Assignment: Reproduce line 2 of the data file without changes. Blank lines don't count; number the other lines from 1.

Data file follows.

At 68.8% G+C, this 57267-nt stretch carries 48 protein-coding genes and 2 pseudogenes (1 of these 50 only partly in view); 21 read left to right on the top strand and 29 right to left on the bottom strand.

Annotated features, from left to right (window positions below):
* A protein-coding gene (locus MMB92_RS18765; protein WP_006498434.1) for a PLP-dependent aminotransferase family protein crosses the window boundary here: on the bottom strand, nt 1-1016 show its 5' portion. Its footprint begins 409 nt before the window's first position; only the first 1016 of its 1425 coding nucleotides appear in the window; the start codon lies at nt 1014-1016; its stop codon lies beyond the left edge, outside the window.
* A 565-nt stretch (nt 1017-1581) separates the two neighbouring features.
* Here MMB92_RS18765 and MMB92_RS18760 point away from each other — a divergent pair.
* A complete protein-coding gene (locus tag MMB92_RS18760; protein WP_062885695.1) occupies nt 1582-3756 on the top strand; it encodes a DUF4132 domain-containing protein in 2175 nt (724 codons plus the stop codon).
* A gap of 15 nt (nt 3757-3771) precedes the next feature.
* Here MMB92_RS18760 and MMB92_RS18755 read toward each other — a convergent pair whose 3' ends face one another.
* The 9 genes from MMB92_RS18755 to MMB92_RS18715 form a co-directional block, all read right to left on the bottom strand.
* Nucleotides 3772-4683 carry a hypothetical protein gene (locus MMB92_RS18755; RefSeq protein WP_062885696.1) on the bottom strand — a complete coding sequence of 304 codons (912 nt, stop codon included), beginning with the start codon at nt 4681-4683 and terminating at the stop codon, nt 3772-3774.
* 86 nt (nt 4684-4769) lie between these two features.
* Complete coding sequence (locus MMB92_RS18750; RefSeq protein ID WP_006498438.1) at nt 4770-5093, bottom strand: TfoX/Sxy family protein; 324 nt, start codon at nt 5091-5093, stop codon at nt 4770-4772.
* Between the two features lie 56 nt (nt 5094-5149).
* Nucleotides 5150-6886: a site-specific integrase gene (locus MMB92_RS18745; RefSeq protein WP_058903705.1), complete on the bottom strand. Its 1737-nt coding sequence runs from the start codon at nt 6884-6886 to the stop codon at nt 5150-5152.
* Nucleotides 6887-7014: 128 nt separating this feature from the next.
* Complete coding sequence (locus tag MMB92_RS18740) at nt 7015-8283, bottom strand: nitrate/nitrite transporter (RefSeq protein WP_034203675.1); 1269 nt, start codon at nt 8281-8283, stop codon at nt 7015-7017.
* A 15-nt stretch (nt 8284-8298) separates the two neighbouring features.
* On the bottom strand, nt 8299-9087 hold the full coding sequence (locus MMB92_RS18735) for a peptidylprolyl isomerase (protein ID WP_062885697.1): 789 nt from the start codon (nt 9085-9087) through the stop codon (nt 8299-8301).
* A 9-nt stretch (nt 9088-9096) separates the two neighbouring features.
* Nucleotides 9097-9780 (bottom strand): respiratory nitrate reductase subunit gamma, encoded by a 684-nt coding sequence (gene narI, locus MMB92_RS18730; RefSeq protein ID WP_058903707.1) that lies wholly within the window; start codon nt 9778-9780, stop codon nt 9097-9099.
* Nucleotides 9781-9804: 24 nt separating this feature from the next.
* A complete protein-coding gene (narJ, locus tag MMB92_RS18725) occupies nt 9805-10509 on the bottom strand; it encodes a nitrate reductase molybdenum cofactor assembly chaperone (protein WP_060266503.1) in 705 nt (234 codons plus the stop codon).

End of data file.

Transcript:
Annotated features, from left to right (window positions below):